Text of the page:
It’s time to move on, but thank you, Julian Speroni


By - Wednesday 14th May, 2014

Tom Lickley suggests it may be time for Crystal Palace fans to let go of the club legend. Read Matt Woosnam’s riposte here


Do The Conga…
Photo by Tom Brogan. Used under Creative Commons license.

Travel back in time, if you will, to a sunny Saturday afternoon in August 2004. Having surged towards the playoffs and clinched promotion in stunning fashion the previous season, Crystal Palace fans had settled into their seats for the first home game of the 2004/05 Premier League campaign. Shortly, they were back on their feet, having taken an early 1-0 lead over Everton. What happened next was, well, pretty farcical: New signing Julian Speroni tried to dribble past Kevin Campbell, instead giving away the ball and bringing the target man down. Thomas Gravesen smashed home the resulting penalty on the way to victory. Nearly ten years on, all Palace fans and Julian Speroni can look back on this incident and laugh. It’s much easier to find humour in mistakes when you’ve just finished comfortably mid-table in the same division, the threat of relegation a distant memory.

In between then and now however, the Eagles have been on a swaying rollercoaster, which has at times threatened to break loose and crash; a last day relegation that memorable season followed by, in no particular order: three play off attempts (one a success); a couple of utterly dull seasons; a plunge into administration to the brink of collapse, consequently resulting in two relegation scraps; and eventual redemption, promotion and stability. Not to mention eight different permanent managers. Such is life.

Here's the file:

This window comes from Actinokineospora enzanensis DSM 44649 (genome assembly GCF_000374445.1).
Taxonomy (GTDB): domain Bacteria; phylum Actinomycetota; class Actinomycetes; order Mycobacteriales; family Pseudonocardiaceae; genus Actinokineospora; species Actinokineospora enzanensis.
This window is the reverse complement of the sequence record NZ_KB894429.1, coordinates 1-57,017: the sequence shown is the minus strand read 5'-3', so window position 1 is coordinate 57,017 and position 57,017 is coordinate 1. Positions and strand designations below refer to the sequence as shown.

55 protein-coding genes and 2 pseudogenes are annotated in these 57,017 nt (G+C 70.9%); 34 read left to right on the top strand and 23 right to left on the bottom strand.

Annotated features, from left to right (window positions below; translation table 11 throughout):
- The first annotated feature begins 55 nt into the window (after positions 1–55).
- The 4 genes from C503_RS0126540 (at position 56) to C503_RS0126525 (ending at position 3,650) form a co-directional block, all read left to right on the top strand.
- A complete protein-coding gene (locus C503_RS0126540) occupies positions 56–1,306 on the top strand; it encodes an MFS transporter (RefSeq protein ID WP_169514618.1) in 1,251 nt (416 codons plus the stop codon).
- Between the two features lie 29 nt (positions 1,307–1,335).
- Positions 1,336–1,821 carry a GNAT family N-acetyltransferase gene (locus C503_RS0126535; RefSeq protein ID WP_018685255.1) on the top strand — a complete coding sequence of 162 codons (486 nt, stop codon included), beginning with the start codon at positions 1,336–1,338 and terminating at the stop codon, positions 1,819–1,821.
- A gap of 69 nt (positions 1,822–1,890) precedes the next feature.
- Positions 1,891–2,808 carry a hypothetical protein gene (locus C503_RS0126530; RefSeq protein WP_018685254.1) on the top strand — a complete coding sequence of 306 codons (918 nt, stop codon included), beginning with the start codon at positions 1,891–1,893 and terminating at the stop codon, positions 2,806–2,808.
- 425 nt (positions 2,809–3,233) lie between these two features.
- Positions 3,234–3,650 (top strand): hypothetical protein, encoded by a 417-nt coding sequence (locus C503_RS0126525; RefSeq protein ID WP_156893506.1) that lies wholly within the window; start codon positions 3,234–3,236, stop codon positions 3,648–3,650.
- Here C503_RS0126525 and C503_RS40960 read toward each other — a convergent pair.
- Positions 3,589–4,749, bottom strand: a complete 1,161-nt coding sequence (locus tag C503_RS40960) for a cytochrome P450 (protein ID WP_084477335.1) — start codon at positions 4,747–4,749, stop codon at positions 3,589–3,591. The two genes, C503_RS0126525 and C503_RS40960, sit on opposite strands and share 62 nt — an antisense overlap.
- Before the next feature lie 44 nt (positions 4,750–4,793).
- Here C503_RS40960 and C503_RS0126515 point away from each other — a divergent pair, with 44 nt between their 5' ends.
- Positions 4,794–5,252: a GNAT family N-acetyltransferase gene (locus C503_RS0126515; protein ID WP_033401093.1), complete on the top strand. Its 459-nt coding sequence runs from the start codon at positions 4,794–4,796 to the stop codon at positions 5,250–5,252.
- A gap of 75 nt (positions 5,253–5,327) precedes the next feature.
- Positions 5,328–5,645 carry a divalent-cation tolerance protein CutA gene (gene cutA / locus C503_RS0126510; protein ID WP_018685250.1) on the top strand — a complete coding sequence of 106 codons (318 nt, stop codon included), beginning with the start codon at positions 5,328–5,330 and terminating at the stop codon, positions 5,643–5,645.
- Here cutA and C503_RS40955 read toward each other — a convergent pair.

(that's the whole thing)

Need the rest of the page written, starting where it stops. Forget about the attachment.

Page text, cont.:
Julian Speroni has seen it all, and how. Dropped soon after that mistake against Everton, the Argentine, thousands of miles away from his homeland, slowly and steadily rebuilt his reputation, breaking back into the first team, and going from strength to strength; three player-of-the-year trophies in a row ensued, followed by a fourth at the end of the season just passed, and he has eventually risen to be respected as one of the finest goalkeepers in Crystal Palace’s history. Not to mention, of course, opening his own local restaurant.

The Argentine has silenced all critics, and is quite possibly at the very pinnacle of his Eagles career

But more than this; Julian Speroni is a good person, in a cynical footballing world sadly defined by the antics of the likes of John Terry and Luis Suarez – the latter, after breaking down in tears at Selhurst Park following the Eagles’ stunning comeback against Liverpool last week, was comforted first not by Steven Gerrard, nor his manager, but the Palace keeper. Speroni proves that being a great player and a great person are not mutually exclusive.